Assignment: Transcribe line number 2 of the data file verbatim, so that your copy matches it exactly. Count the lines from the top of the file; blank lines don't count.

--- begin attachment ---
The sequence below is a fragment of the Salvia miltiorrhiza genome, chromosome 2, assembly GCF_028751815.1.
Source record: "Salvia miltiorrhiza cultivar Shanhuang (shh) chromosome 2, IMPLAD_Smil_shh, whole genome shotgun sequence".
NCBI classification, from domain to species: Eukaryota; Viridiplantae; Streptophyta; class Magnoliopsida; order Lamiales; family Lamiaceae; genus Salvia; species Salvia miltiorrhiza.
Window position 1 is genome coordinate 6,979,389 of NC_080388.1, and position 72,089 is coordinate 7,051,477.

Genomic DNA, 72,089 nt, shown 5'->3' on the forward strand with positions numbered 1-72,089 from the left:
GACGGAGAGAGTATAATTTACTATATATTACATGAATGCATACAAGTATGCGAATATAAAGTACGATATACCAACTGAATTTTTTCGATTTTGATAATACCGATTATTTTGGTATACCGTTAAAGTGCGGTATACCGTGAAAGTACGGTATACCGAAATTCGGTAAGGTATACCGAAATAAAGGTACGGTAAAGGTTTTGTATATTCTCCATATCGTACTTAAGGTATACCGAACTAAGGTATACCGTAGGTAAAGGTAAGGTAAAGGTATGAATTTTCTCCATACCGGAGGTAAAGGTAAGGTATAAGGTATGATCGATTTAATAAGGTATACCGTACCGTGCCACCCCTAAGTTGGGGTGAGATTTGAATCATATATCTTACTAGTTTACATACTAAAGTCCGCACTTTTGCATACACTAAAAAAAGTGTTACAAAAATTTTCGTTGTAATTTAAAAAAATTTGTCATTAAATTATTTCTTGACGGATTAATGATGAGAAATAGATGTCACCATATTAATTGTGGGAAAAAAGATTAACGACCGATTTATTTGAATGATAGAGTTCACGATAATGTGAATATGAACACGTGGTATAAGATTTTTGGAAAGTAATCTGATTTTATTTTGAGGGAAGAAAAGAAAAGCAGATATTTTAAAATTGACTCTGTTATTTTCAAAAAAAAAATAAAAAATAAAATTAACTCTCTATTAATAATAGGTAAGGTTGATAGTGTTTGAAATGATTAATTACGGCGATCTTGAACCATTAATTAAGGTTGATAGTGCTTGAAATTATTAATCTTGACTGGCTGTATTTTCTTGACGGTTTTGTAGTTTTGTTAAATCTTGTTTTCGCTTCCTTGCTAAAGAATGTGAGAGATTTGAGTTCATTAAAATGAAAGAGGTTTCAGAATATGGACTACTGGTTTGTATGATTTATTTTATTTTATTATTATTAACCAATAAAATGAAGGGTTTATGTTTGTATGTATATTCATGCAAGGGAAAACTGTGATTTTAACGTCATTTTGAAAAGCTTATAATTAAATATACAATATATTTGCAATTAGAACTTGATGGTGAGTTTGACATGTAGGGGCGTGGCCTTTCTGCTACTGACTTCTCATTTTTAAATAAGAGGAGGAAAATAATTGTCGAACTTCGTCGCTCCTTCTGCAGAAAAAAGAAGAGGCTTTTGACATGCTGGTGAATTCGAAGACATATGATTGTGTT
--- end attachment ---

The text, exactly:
Source record: "Salvia miltiorrhiza cultivar Shanhuang (shh) chromosome 2, IMPLAD_Smil_shh, whole genome shotgun sequence".